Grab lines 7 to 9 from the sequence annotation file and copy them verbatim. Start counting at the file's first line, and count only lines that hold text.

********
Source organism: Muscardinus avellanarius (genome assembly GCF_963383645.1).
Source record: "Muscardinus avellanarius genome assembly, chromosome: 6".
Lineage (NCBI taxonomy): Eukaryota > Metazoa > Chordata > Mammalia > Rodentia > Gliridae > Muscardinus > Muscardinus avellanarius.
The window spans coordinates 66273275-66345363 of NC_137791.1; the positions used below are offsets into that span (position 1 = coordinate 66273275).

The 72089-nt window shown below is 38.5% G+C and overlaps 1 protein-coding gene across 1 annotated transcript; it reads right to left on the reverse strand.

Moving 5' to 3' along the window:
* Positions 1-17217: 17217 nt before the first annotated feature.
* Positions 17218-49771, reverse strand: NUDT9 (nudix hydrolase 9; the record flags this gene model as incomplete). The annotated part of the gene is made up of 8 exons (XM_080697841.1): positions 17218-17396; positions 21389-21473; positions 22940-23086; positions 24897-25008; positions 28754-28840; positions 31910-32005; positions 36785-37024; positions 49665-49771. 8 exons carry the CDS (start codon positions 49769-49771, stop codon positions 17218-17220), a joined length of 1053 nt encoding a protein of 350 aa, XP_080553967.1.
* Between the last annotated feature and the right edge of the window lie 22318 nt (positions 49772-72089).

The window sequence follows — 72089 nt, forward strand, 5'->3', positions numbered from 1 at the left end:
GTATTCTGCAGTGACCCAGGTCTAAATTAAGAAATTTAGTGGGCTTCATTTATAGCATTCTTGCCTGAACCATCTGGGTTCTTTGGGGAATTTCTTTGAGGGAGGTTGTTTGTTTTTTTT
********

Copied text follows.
* Positions 1-17217: 17217 nt before the first annotated feature.
* Positions 17218-49771, reverse strand: NUDT9 (nudix hydrolase 9; the record flags this gene model as incomplete). The annotated part of the gene is made up of 8 exons (XM_080697841.1): positions 17218-17396; positions 21389-21473; positions 22940-23086; positions 24897-25008; positions 28754-28840; positions 31910-32005; positions 36785-37024; positions 49665-49771. 8 exons carry the CDS (start codon positions 49769-49771, stop codon positions 17218-17220), a joined length of 1053 nt encoding a protein of 350 aa, XP_080553967.1.
* Between the last annotated feature and the right edge of the window lie 22318 nt (positions 49772-72089).